In order to build something even as simple as a master-slave replication, there are several primitives to understand. The first and foremost is ordering. Imagine if two transactions were to be applied sequentially to a database — the first writes a new entry and the second deletes this entry, which ultimately results in no data persisting in the database — but if the ordering is not guaranteed, the delete transaction could be processed first (causing no effect) and then the write transaction applied, which results in data incorrectly persisting in the database. The second core primitive is duplication: each single transaction should appear exactly once within the log. Failure to enforce ordering or prevent duplication within a log can result in the master and slave becoming inconsistent. ... There are multiple strategies to checkpointing, each of which is a trade-off between specificity and throughput.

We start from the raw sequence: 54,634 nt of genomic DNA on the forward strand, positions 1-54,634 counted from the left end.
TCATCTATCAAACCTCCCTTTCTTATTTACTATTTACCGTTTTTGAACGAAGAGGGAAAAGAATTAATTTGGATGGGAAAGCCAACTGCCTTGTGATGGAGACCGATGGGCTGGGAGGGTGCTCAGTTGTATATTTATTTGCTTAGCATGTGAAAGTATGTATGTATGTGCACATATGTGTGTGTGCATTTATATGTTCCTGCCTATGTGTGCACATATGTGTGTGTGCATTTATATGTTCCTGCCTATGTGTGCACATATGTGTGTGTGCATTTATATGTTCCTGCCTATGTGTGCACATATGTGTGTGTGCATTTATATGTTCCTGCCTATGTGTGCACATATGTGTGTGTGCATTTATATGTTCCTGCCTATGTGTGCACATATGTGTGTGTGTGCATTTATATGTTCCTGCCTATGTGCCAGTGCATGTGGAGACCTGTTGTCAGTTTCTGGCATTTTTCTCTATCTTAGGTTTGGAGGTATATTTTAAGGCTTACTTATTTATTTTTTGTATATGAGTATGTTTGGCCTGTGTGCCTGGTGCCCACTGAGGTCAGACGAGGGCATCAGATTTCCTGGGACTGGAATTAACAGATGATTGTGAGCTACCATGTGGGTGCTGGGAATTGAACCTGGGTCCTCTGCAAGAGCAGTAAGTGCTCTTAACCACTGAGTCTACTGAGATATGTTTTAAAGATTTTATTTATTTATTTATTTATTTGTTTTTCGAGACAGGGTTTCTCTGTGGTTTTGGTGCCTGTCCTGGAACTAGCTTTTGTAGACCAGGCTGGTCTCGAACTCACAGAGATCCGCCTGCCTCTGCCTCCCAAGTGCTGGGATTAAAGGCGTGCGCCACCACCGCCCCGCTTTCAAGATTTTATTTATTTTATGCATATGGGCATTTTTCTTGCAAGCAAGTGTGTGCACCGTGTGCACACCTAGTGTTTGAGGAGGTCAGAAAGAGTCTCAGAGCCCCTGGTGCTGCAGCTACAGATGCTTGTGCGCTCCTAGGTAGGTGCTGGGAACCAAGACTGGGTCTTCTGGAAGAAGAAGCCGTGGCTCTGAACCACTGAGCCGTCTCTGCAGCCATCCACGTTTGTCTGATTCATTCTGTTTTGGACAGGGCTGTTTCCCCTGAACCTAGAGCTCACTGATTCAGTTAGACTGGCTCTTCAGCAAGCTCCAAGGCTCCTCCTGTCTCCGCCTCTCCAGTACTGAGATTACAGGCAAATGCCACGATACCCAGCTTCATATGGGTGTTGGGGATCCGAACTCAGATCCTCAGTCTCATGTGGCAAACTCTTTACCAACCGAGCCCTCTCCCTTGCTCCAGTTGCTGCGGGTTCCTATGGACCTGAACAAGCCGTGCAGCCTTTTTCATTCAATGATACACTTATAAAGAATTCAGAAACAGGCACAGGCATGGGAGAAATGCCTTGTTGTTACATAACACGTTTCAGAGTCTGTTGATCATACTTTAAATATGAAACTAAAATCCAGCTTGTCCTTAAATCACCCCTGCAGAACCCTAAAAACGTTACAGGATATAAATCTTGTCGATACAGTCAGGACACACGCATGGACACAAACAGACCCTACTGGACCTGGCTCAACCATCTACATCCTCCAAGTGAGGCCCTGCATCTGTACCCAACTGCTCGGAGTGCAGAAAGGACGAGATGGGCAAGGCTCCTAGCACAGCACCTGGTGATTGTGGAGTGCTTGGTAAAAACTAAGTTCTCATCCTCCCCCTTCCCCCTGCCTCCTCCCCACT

As a first step, we must recognize that the days of the desktop/server model are over. In the case of Forever 21, the POS devices served as ground zero — not a laptop, a server, or even a corporate printer. In the age of the Internet of Things, we increasingly rely on "nontraditional" devices to optimize efficiency and boost productivity. But what constitutes a nontraditional device, and how do we look for it? Is it a device without a monitor? A device without a keyboard? Today a nontraditional device could be anything from heating and cooling systems to Internet-connected coffee machines to a rogue Raspberry Pi hidden underneath the floorboards. Protecting registered corporate devices is not enough — criminals will look for the weakest link. As our businesses grow in digital complexity, we have to monitor the entire infrastructure, including the physical network, virtual and cloud environments, and nontraditional IT, to ensure we can spot irregularities as they emerge.